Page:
The Disaster Artist.

The Disaster Artist.

Since its release in 2003, Tommy Wiseau’s The Room has gained cult status, becoming a regular favourite among late night audience there to bathe in the absurdity of the whole affair. The stilted awkward delivery of a baffling script combined with the eccentricities of Wiseau’s central character, and a sprawling narrative that drifts from one incomplete story to … Continue reading

Grace Jones: Bloodlight and Bami.

Grace Jones: Bloodlight and Bami.

An intensely observational documentary, Grace Jones: Bloodlight and Bami is Sophie Fiennes’ ambitious exploration of the icon and the enigma that is Grace Jones. Combining striking stage performances with more intimate footage of Jones in hotel rooms, dressing rooms and in her native home of Jamaica, Sophie Fiennes’ bold approach to her equally bold subject creates a … Continue reading

Trumbo.

Since the film industry was heinously targeted in the 1950s by Joseph McCarthy and his communist witch hunts, it seems only natural that we would make films about it. The latest in this long line of Hollywood blacklist melodramas is Trumbo, directed by Jay Roach. Best known for bringing us the Austin Powers trilogy, Roach … Continue reading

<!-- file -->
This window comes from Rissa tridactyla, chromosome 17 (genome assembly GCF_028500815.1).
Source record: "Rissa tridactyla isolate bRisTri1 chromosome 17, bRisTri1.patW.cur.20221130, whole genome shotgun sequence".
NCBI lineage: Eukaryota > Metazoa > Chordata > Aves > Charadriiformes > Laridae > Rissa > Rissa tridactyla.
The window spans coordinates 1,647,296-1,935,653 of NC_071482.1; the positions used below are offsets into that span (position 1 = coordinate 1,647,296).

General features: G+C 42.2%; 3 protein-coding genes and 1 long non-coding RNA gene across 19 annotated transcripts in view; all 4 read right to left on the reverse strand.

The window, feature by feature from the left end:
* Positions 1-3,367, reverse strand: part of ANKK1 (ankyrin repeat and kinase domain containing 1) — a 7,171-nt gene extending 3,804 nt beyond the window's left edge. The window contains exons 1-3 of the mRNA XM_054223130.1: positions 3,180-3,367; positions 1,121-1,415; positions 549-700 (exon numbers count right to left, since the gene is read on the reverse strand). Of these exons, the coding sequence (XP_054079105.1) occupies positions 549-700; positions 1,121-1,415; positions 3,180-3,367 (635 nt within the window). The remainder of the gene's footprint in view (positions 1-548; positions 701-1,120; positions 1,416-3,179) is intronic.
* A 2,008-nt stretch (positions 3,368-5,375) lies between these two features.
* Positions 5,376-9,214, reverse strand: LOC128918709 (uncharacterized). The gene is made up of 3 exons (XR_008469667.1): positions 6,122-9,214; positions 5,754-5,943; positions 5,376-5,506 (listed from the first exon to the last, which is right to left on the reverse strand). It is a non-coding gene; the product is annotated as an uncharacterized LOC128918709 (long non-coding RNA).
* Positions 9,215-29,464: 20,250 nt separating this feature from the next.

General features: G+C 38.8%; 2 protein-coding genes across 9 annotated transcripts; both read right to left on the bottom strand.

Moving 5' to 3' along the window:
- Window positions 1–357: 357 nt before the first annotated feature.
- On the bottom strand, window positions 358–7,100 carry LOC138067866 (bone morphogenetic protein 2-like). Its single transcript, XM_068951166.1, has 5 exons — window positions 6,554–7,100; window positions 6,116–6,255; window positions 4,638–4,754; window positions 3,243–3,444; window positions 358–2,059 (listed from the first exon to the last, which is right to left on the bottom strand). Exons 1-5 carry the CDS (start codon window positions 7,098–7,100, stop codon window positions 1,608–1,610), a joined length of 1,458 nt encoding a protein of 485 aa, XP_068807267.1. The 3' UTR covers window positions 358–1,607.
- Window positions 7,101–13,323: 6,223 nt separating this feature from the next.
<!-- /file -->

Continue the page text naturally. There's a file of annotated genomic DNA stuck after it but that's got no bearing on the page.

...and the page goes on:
Life May Be.

Mark Cousins gave a lecture on the art of the video essay during my time at Edinburgh University. The director and film buff extraordinaire is probably most well known for his Channel 4 documentary The Story of Film. Last year he delighted us again with A Story of Children and Film; another cinematic essay which studied … Continue reading

Steve Jobs.

Have you ever been told an honest or depressing story you wish you could “un-hear”? That’s what it feels like to watch Steve Jobs. Divided up into three dramatic acts, Steve Jobs takes place in the final minutes before three different product launches. In each sequence we meet technology mogul Steve Jobs at different points in … Continue reading

This Boy’s Life.

  Based on the life and memoir of writer Tobias Wolff, This Boy’s Life captures the frustrations of childhood and the trust we place in our elders to protect us until we’re capable of doing it for ourselves. We first meet the young Toby on the run with his mother. Escaping her latest abusive boyfriend, the … Continue reading

Last Days.

I mean, talk about a yawn-fest. Last Days is one of the most dull and uninteresting films I have ever seen. I’m familiar with Van Sant’s style so I was prepared for long scenes of “not much really happening” but Last Days takes this to an unbearable level. This is Gus Van Sant’s depiction of the final days of … Continue reading